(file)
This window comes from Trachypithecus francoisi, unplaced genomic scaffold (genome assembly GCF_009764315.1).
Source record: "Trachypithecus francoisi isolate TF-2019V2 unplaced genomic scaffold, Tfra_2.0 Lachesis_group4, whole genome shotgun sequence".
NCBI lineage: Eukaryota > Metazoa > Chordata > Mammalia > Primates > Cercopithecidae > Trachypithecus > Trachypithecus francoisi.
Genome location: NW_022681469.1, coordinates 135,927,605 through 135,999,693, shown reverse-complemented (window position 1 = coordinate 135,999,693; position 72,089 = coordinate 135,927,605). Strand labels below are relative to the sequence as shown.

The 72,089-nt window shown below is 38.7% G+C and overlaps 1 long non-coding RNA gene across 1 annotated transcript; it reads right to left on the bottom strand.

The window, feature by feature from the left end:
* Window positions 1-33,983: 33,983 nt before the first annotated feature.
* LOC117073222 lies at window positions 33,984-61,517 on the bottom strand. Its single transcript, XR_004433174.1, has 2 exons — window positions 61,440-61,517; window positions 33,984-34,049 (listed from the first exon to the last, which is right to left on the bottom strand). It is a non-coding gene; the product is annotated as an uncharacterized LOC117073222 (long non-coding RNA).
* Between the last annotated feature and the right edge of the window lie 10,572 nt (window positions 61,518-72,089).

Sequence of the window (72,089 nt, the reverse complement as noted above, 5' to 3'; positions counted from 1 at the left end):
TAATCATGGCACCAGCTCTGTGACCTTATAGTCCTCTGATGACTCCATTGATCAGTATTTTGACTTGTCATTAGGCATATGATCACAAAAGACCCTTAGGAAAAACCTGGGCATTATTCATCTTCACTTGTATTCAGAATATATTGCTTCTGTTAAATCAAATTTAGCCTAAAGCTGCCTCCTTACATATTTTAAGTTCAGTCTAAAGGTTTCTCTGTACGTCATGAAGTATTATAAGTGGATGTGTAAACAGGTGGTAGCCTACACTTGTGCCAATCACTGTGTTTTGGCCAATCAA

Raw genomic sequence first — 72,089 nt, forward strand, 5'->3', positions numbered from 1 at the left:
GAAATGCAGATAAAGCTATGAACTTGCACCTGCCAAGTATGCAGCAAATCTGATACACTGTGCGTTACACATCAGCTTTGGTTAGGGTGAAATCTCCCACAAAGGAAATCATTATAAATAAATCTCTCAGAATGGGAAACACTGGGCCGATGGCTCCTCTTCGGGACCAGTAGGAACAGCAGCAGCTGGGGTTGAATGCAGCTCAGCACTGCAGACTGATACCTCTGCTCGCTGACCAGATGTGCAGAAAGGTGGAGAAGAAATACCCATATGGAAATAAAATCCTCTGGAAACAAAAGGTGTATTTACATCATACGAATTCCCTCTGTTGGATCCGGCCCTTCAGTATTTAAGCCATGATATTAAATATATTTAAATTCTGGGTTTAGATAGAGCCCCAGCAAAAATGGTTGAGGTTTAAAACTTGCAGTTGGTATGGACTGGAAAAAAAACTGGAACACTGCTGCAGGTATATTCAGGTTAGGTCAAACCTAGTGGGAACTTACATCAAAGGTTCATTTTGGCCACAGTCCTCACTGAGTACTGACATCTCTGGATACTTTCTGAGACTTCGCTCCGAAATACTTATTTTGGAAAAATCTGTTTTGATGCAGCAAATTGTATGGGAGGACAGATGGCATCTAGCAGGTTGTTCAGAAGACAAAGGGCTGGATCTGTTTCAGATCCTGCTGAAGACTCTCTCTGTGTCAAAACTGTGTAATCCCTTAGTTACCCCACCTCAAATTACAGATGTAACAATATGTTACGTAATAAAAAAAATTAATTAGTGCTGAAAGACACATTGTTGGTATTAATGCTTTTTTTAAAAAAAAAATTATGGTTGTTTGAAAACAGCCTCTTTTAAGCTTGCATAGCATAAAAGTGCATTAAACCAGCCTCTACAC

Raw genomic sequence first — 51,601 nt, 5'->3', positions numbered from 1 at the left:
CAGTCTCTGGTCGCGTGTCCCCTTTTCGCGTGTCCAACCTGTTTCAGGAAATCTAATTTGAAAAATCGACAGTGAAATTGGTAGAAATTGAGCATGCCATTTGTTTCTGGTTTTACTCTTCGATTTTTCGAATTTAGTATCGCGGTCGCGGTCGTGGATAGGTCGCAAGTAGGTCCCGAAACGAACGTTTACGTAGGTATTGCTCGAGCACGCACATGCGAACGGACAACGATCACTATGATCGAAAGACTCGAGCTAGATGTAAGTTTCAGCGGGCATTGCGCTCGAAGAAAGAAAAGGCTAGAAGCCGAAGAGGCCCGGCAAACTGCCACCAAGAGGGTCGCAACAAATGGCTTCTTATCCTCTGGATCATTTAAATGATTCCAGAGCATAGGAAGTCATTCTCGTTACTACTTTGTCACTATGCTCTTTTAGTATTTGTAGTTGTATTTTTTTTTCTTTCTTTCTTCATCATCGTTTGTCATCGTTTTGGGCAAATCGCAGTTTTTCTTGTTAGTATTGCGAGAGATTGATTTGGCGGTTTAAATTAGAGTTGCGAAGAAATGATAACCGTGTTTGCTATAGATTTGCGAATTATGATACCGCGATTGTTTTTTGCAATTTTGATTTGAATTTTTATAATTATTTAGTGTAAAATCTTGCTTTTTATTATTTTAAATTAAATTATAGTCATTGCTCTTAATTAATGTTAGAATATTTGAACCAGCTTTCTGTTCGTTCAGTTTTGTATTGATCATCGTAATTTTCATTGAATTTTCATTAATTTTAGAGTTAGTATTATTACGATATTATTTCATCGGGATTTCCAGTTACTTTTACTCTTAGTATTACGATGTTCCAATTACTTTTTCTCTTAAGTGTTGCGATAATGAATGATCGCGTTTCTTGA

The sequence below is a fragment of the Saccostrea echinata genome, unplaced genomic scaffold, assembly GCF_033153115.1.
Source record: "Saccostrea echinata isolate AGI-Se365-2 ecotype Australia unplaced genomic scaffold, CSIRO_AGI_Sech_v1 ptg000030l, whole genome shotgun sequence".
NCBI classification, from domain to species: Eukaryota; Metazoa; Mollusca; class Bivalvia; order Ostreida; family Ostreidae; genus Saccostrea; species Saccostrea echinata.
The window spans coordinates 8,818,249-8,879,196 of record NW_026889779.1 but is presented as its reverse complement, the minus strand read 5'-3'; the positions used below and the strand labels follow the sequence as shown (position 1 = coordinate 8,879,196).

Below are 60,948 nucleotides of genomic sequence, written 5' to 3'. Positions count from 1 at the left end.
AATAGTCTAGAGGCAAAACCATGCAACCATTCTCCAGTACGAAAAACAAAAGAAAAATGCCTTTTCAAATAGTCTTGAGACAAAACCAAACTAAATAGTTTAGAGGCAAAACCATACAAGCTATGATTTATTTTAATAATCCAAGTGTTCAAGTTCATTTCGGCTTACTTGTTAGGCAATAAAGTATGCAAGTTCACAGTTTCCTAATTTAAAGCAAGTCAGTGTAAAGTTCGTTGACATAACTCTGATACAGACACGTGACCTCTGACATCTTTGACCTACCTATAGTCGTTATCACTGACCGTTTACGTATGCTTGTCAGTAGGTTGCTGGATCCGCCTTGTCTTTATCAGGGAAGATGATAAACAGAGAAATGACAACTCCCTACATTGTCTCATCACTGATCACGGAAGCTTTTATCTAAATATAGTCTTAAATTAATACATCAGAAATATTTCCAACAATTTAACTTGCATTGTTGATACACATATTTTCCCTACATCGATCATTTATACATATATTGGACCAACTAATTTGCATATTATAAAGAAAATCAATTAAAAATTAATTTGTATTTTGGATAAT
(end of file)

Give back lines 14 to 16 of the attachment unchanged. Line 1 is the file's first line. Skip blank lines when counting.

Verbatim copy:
Raw genomic sequence first — 51,601 nt, 5'->3', positions numbered from 1 at the left:
CAGTCTCTGGTCGCGTGTCCCCTTTTCGCGTGTCCAACCTGTTTCAGGAAATCTAATTTGAAAAATCGACAGTGAAATTGGTAGAAATTGAGCATGCCATTTGTTTCTGGTTTTACTCTTCGATTTTTCGAATTTAGTATCGCGGTCGCGGTCGTGGATAGGTCGCAAGTAGGTCCCGAAACGAACGTTTACGTAGGTATTGCTCGAGCACGCACATGCGAACGGACAACGATCACTATGATCGAAAGACTCGAGCTAGATGTAAGTTTCAGCGGGCATTGCGCTCGAAGAAAGAAAAGGCTAGAAGCCGAAGAGGCCCGGCAAACTGCCACCAAGAGGGTCGCAACAAATGGCTTCTTATCCTCTGGATCATTTAAATGATTCCAGAGCATAGGAAGTCATTCTCGTTACTACTTTGTCACTATGCTCTTTTAGTATTTGTAGTTGTATTTTTTTTTCTTTCTTTCTTCATCATCGTTTGTCATCGTTTTGGGCAAATCGCAGTTTTTCTTGTTAGTATTGCGAGAGATTGATTTGGCGGTTTAAATTAGAGTTGCGAAGAAATGATAACCGTGTTTGCTATAGATTTGCGAATTATGATACCGCGATTGTTTTTTGCAATTTTGATTTGAATTTTTATAATTATTTAGTGTAAAATCTTGCTTTTTATTATTTTAAATTAAATTATAGTCATTGCTCTTAATTAATGTTAGAATATTTGAACCAGCTTTCTGTTCGTTCAGTTTTGTATTGATCATCGTAATTTTCATTGAATTTTCATTAATTTTAGAGTTAGTATTATTACGATATTATTTCATCGGGATTTCCAGTTACTTTTACTCTTAGTATTACGATGTTCCAATTACTTTTTCTCTTAAGTGTTGCGATAATGAATGATCGCGTTTCTTGA

The sequence below is a fragment of the Saccostrea echinata genome, unplaced genomic scaffold, assembly GCF_033153115.1.